GE’s StarMine Warning Beats Moody’s Downgrade
AlphaNow beat the credit rating agencies in warning investors that credit issues at General Electric Co. (GE.N) appeared significant enough to warrant avoiding the stock. On April 3, Moody’s announced it had downgraded the credit ratings of General Electric as well as those of its finance unit, GE Capital Corp, by one notch, to Aa3 and A1 respectively. In its release, the agency said the downgrade came on the heels of a re-evaluation of Moody’s methodology, and reflected its view that the risk profile of GE Capital’s funding model is greater than was reflected by its previous rating. (For more information on the downgrade, see this Reuters article.)
Already, however, we had excluded GE from our “Hi-Lo” portfolio, a list of companies that offer investors relatively high dividend yields while still paying out a relatively low proportion of their cash in the form of dividends. This wasn’t because the company didn’t qualify on those two counts but because our model “Hi-Lo” portfolio excludes stocks that have low StarMine rankings for either their ability to sustain prior earnings (their Earnings Quality, or EQ rank) or a low ranking on the SmartRatios Credit Risk (SRCR) model. GE’s rank on the SRCR model was a mere 8 out of a possible 100, signaling further downside price risk for holders of GE securities, given that the magnitude of the deterioration in the SRCR has yet to be fully reflected in the price of stock. (See the chart below for more information.) Translating the SRCR model score of 8 into an equivalent agency rating, you can see that the resulting Market Implied Rating is B, well into “junk” territory and far below the S&P and even the recently lowered Moody’s ratings. In our 2012 model portfolio made up of stocks that we believe have a good chance of beating the market, we explained why General Electric would be among the household names that you wouldn’t see included in the list.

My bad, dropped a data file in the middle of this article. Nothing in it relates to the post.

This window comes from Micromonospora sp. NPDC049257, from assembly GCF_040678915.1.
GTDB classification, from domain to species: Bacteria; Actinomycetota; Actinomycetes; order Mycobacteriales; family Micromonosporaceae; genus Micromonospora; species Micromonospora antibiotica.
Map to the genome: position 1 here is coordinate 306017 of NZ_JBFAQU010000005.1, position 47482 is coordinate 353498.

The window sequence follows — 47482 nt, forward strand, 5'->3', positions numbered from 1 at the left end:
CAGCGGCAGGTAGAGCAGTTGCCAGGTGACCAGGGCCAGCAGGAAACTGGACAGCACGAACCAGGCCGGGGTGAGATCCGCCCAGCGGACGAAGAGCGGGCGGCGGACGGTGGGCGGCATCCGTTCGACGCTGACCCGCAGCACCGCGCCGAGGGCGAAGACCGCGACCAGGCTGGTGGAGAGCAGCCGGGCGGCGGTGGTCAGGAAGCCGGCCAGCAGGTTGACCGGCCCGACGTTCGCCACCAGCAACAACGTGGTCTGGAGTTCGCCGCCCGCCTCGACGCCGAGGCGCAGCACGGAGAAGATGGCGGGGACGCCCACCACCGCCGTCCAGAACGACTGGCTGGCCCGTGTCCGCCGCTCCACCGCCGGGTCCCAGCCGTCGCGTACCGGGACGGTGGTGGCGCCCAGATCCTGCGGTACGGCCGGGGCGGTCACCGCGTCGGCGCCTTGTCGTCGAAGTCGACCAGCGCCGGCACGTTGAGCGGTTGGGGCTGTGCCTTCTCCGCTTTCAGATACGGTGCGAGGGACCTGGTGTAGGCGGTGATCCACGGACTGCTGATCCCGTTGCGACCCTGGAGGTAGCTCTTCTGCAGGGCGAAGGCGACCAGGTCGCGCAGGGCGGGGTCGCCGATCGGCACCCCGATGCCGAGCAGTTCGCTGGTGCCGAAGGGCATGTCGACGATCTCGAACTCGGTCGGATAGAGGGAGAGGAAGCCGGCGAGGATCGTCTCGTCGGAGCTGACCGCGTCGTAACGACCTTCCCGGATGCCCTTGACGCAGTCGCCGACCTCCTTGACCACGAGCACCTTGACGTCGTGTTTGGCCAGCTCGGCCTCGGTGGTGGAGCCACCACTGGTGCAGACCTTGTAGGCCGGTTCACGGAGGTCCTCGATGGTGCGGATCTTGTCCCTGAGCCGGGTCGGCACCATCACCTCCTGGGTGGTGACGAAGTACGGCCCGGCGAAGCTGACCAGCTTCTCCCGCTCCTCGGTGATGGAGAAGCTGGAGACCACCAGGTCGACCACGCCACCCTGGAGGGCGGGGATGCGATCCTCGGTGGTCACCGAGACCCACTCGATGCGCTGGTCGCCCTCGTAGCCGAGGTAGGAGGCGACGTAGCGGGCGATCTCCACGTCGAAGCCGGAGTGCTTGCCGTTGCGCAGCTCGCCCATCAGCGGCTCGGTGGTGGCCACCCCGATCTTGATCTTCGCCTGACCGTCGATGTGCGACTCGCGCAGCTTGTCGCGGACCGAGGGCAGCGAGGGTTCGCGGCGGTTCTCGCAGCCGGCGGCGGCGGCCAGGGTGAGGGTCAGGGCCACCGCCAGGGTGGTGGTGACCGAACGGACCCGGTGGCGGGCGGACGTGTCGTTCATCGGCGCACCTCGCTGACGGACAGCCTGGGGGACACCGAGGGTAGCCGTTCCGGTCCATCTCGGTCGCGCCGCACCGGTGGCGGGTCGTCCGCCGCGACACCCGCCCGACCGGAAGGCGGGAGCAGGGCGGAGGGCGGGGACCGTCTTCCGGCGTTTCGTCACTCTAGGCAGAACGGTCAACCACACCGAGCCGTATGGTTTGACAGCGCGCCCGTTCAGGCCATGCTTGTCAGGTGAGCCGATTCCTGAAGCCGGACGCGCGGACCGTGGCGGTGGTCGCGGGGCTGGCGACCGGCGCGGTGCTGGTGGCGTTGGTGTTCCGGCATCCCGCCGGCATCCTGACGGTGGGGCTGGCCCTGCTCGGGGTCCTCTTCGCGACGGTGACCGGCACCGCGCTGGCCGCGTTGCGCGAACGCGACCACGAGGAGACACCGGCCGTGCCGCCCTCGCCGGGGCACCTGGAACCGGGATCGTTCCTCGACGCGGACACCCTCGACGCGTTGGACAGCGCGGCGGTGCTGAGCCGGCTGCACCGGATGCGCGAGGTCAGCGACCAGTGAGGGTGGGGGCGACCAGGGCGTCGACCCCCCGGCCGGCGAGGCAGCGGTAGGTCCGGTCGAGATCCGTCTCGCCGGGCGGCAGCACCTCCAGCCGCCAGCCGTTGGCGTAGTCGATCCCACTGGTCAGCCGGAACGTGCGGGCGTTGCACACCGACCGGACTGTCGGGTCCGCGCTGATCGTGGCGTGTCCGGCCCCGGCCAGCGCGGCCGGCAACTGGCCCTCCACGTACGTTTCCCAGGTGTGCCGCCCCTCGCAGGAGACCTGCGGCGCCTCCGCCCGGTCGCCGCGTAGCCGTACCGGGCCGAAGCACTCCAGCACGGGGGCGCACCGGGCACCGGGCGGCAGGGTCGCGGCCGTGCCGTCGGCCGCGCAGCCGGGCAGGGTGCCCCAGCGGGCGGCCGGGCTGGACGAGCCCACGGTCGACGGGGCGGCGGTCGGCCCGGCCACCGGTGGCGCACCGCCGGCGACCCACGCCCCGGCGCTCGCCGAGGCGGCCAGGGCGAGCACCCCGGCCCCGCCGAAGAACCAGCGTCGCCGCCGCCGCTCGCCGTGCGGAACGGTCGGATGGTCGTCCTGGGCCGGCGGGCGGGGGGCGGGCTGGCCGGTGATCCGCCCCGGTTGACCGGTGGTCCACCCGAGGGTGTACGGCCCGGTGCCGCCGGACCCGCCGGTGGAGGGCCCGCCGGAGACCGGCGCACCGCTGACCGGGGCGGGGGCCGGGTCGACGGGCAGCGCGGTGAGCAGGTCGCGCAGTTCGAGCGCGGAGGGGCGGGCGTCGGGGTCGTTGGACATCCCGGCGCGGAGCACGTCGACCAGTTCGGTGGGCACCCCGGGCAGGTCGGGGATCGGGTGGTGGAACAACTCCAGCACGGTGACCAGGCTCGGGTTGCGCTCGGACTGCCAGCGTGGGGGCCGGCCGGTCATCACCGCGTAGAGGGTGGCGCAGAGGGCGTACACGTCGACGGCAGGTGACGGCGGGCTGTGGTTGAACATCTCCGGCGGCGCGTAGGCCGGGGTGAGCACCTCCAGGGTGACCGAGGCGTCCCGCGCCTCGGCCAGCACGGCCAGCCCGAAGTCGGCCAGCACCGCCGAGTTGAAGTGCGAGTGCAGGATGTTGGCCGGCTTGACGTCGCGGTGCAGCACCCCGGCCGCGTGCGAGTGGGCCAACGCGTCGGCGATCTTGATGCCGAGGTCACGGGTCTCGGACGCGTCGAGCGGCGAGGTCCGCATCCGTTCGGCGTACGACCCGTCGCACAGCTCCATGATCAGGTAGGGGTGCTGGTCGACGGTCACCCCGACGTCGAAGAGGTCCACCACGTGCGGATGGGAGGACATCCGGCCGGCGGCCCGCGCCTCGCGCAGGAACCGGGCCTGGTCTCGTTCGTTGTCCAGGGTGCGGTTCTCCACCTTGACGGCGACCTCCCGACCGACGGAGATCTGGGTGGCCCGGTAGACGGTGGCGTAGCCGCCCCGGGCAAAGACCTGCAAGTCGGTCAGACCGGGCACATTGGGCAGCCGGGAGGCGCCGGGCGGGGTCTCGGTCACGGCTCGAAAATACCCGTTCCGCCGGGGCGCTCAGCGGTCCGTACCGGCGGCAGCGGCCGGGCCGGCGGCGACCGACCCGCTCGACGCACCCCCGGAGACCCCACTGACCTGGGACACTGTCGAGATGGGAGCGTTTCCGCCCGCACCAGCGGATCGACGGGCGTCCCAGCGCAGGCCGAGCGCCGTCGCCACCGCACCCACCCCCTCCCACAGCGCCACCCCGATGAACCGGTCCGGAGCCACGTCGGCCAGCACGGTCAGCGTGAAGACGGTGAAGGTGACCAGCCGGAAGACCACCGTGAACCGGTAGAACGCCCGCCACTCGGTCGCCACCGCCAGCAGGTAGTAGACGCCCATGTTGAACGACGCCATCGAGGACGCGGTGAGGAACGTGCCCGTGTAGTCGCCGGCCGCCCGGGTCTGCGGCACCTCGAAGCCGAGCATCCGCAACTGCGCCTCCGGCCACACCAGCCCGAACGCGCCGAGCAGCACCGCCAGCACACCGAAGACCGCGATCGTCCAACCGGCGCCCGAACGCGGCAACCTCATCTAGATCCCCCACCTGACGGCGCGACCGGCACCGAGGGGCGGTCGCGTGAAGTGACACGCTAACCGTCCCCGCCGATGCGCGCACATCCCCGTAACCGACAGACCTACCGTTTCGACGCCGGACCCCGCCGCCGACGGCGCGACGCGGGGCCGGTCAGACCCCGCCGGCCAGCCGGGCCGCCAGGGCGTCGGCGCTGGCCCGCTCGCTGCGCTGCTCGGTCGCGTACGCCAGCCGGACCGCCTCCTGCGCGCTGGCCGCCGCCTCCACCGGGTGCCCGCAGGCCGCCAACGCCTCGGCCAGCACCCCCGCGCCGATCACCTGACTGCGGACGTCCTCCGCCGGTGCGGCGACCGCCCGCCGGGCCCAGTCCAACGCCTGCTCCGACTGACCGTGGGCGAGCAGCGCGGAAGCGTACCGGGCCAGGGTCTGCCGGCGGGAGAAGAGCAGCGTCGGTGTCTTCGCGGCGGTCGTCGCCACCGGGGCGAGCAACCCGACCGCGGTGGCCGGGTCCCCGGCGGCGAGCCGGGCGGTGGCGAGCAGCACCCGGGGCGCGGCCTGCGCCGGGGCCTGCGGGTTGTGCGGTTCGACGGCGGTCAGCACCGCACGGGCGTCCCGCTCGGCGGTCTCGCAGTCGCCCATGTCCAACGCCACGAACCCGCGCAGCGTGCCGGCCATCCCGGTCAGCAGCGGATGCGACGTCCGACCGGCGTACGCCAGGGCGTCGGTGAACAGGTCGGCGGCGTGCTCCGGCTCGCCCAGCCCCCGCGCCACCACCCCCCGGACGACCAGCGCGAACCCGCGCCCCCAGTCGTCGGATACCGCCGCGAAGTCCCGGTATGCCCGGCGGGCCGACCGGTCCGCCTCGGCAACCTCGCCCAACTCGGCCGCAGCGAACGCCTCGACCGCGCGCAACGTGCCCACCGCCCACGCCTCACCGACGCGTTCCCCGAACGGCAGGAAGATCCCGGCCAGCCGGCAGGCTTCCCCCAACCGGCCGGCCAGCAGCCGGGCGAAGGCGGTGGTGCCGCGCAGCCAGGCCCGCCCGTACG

When it comes to technical analysis, the picture doesn’t look any rosier for GE’s stock, as seen in Chart 2, below. The weekly slow stochastic indicator in the lower panel is now turning down after having lingered in overbought territory for several weeks. The last time this happened was in the first quarter of 2011, at the beginning of spring: GE’s shares lost about 35% of their value from peak to trough. GE’s recent high stock price still lags below the high levels it recorded in 2011, despite the fact that the rally in the S&P 500 has propelled the index to higher highs than it saw during the course of 2011. That pattern suggests that the blue-chip stock can’t be seen as a market leader at this stage, and that anyone interested in acquiring stock in General Electric can afford to wait a while longer to see if the 2011 pattern is repeated in 2012.
Chart 2. Technical analysis of GE’s weekly stock chart shows that the slow stochastic is behaving similarly to the same period in 2011, prior to a protracted decline in the stock price. The recent high is lower than the 2011 high, which may concern technicians.
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